Friday, March 21, 2008

Crocodile Tears in the North of Kosovo

Guardian Comment is Free 20 March 2008

History teaches that there is nothing so sanctimonious as a heavily armed victim - and that lots of gulls will be prepared to accept a bully's spurious claims to victimhood if the latter shouts loud enough. Bullies do tend to have big mouths.

It was difficult to keep a straight face upon hearing Moscow and Belgrade's pious invocations to Nato and the UN not to be provocative. Serbia's foreign minister Vuk Jeremic protested to UN secretary-general Ban Ki Moon over what he described as "unacceptable and excessive violence". So it was of course the Balkan equivalent of poltergeists who bulldozed and burnt the border posts, threw stones, Molotov cocktails and grenades and fired automatic weapons at UN police and KFOR troops. They killed a Ukrainian police officer.

Of course, one could put this in the context of a robust tradition of public demonstration, but I rather suspect that if this were a mob of Kosovars surrounding the Serbian government offices in Pristina, Belgrade and Moscow would be condemning the supine response of the peacekeepers!

Then we see repeated over and over again the line that those occupying the court house in Mitrovica simply wanted their jobs back. That invokes sympathy anywhere in the world. But there are the technical details - they have actually been on Belgrade's payroll since 1999 and refused to apply for, let alone take, jobs with the court system run by the UN under Security Council Resolution 1244.

Belgrade's sudden attachment to every jot and tittle of 1244 overlooks its exhortations to Kosovar Serbs not to cooperate with UNMIK for the last decade.

In fact, let us peel back the onion another tear-jerking layer. The Serbs in the Mitrovica court almost certainly took up their jobs a decade earlier, when Slobodan Milosevic dissolved Kosovo's local government and instituted effective apartheid there by firing the Albanian Kosovars and replacing them with ethnic Serbs. Since then, they and others are actually paid much higher salaries than they would get in Belgrade in order to persuade them to stay.

One cannot help but suspect that many of the rioters are in fact on the payroll, and some of their belligerence derives from wanting to stay that way.

However, shooting at Nato is not clever. In my experience, the French peacekeepers, for example, tended to sympathise with the Serbs, and certainly made no attempt to stop Serb mobs' ethnic cleansing of Albanians from the north of Kosovo in the early days, even if they did escort the expellees to safety. Certainly when I crossed the bridge across the Ibar, they made it plain that I was on my own if the Serb "bridgewatchers" took umbrage.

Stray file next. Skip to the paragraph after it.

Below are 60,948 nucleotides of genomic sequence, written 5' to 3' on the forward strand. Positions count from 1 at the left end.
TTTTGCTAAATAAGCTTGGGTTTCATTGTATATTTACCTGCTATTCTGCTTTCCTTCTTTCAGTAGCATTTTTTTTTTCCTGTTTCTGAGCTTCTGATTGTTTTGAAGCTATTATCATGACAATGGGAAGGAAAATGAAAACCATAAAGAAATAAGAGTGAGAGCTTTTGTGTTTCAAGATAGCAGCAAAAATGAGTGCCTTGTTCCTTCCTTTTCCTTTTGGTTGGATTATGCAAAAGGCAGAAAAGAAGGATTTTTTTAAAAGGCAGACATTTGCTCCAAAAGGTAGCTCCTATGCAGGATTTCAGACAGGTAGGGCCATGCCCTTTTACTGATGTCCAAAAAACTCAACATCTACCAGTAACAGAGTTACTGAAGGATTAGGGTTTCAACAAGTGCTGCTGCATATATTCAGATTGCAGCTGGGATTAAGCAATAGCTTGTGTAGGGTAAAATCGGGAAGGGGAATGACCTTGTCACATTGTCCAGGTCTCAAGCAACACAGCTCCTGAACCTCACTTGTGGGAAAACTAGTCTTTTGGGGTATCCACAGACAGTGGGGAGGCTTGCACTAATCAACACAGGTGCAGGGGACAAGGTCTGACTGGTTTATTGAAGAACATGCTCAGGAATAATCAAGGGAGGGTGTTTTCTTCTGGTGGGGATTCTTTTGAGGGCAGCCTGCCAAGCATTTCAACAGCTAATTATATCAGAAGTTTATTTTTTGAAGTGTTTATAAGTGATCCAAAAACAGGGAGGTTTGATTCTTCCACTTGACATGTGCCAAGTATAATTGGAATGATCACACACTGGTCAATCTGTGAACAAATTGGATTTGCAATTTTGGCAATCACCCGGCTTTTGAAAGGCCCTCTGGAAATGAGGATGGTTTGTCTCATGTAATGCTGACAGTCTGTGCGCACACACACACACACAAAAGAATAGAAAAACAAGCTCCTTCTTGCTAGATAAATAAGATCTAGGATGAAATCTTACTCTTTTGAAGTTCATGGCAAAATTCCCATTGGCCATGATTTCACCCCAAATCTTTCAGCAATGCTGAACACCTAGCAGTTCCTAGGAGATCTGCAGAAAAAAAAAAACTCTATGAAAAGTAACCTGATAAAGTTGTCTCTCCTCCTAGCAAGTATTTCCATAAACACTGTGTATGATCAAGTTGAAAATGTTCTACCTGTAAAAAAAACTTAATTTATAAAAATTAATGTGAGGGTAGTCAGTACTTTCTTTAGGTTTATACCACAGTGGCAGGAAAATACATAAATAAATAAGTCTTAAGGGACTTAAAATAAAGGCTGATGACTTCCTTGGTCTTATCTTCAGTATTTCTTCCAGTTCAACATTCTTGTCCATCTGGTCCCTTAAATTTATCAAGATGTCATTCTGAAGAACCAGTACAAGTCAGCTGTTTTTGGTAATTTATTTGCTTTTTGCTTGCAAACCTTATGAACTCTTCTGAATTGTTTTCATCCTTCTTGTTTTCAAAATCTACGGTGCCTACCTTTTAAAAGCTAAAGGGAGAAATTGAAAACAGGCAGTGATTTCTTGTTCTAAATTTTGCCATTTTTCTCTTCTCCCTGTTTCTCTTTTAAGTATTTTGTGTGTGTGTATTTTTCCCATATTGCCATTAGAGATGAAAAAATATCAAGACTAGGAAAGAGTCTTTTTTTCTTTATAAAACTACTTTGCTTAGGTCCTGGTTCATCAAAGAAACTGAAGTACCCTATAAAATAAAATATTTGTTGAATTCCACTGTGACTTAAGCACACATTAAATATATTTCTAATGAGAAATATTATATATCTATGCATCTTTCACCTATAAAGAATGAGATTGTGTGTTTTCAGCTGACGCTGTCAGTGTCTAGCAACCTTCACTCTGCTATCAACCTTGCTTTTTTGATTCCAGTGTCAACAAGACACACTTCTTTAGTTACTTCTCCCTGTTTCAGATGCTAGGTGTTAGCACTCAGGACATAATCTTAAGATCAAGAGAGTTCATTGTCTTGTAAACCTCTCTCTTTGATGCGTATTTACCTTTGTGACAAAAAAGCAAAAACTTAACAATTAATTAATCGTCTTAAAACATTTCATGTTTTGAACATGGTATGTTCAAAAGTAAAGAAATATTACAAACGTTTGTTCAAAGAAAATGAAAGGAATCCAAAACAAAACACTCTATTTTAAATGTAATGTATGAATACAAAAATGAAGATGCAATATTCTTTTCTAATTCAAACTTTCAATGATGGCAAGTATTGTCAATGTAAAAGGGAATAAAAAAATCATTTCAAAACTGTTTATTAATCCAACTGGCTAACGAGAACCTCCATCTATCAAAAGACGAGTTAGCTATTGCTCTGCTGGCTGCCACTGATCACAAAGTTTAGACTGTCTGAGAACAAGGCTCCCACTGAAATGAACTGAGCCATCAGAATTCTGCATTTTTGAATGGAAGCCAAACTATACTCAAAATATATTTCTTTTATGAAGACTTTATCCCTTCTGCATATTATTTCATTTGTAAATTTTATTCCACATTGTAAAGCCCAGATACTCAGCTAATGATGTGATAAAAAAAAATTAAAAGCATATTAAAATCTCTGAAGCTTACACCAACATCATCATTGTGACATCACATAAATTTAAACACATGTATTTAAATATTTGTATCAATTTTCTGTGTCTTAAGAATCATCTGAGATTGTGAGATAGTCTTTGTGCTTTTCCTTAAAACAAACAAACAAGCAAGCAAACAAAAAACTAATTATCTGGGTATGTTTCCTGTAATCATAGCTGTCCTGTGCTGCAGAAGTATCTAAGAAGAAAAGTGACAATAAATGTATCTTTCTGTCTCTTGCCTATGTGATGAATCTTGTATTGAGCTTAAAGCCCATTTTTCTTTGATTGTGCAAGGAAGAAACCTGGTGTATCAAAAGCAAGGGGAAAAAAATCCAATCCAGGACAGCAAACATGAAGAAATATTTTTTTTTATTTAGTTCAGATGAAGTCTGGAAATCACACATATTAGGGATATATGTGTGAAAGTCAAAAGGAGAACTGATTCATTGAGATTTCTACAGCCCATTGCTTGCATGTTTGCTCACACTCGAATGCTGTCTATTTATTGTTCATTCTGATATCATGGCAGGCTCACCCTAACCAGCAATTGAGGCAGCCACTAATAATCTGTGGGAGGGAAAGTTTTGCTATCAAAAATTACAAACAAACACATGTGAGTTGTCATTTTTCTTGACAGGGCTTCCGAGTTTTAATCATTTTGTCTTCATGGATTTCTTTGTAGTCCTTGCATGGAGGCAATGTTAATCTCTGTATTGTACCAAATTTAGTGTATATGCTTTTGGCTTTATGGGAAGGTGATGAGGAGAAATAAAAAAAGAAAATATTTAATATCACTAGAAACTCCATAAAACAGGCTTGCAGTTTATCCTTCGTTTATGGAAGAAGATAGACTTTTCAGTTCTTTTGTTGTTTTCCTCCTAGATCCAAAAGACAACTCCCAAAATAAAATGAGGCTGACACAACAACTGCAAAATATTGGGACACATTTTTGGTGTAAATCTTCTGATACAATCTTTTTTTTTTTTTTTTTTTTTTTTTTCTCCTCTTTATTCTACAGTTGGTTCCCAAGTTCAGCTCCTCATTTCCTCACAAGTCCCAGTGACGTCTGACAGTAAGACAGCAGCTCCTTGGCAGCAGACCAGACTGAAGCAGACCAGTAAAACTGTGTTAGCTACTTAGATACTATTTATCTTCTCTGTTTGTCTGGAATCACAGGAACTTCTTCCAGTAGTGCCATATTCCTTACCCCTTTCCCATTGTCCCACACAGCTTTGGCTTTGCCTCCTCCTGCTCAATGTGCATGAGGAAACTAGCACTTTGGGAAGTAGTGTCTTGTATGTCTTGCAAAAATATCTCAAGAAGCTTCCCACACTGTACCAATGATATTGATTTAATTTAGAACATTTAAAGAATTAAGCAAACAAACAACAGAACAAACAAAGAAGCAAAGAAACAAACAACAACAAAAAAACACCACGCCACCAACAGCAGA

But grenades and gunshots tend to solidify issues. KFOR is likely to be a lot less patient in the event of future attacks. The sad thing is that the Serbs in Mitrovica are being used, indeed abused, by the nationalists in Belgrade who almost certainly hope to provoke Kosovar riots against the remaining Serbs in Kosovo. It would allow politicians to posture as perpetual victims, quite reckless of the cost already paid by Serbs in Krajna and Bosnia for their gesture politics.

Disappointingly for the nationalists, the Kosovars have, surprisingly, been a model of restraint, with the Serbs in the south seemingly safe and secure, albeit unhappy about the change of regime. There is an opportunity for reconciliation and a strong Serb presence in a future Kosovo that some Serbs realise is worth grasping.

But not in Belgrade. At least in South Africa significant sections of the white community took an important part in dismantling apartheid and apologising for it. Few of the Serb nationalist politicians and their dupes demonstrating in Mitrovica think there was anything wrong with disenfranchising the majority population of Kosovo for a decade and then driving them out at bayonet point with massacres to gee them along.

Indeed, one of the braver Serbs in Belgrade recently took note of what passes for regret in nationalist circles - a lament that Belgrade had not implemented a final solution, involving getting rid of all the Albanians from Kosovo after it had first occupied it.

Victims need not be saints, but bullies' victimhood is more likely to be comeuppance. People who throw hand grenades in glasshouses should not be surprised if the roof falls in on them. Sadly the glass will not fall on the real instigators in Belgrade.

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